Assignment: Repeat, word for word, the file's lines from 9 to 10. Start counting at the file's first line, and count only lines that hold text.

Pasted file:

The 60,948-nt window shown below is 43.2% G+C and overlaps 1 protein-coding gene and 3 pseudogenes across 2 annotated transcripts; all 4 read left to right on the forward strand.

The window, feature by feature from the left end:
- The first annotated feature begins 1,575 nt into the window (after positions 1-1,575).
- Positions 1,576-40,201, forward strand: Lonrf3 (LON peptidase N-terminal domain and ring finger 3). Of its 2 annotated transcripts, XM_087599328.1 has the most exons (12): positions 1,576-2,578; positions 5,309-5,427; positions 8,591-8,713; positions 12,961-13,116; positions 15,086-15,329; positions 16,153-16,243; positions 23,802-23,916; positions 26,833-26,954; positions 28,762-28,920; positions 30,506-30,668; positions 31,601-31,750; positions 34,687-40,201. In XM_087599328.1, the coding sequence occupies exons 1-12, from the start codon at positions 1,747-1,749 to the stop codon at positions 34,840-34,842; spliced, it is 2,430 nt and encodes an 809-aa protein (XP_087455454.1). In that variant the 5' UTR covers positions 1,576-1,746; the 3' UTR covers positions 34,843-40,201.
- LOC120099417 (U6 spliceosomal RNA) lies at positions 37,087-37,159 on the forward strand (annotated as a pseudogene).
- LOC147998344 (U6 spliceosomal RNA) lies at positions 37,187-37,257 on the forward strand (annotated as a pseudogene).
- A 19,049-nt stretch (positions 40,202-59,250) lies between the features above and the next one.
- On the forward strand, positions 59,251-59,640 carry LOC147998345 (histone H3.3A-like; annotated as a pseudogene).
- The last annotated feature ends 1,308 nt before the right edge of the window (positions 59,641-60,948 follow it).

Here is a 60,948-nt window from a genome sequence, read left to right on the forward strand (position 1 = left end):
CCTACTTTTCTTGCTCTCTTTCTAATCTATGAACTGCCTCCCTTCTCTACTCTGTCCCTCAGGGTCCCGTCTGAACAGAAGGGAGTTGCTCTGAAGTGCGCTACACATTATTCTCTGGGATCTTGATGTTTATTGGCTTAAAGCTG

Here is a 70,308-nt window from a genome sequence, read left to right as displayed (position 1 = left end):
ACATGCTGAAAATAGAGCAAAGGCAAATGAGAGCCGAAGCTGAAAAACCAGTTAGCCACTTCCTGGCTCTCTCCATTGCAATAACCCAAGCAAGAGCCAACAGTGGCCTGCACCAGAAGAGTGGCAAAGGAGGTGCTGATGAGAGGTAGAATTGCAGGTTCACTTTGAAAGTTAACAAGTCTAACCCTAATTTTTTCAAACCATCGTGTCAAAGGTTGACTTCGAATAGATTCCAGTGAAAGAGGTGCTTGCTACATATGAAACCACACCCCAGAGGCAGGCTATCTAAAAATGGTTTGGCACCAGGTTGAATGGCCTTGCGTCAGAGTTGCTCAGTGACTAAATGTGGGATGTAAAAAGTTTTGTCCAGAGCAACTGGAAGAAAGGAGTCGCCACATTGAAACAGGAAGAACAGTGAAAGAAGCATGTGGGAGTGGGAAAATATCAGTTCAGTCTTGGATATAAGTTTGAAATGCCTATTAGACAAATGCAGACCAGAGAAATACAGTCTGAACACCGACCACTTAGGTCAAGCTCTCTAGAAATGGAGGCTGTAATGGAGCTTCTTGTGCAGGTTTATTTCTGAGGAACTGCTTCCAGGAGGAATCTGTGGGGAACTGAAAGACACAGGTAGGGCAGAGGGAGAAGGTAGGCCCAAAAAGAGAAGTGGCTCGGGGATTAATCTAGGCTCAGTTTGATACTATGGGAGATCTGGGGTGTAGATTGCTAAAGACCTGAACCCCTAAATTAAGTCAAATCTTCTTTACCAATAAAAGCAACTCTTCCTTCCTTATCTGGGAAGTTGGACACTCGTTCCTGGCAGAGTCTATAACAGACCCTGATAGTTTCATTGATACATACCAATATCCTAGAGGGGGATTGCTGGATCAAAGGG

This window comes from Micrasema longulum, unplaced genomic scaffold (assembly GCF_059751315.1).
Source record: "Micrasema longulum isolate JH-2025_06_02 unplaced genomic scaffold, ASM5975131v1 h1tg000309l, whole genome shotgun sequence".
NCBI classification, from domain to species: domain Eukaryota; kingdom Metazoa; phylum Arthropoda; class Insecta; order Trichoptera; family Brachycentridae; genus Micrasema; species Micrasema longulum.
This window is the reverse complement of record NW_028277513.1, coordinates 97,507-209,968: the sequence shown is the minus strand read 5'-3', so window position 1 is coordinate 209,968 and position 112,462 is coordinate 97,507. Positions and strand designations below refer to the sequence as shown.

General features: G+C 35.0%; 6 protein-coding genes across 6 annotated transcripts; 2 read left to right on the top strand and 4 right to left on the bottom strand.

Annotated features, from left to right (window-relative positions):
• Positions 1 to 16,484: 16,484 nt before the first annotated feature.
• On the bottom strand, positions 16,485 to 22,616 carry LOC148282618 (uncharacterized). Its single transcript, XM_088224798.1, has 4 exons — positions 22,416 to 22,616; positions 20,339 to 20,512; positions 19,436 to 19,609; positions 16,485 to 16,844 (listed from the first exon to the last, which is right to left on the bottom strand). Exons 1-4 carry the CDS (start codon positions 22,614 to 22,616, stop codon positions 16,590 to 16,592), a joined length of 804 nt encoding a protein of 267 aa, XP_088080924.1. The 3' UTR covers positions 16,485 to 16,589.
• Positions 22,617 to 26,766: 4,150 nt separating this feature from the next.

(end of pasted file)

- The last annotated feature ends 1,308 nt before the right edge of the window (positions 59,641-60,948 follow it).

Here is a 60,948-nt window from a genome sequence, read left to right on the forward strand (position 1 = left end):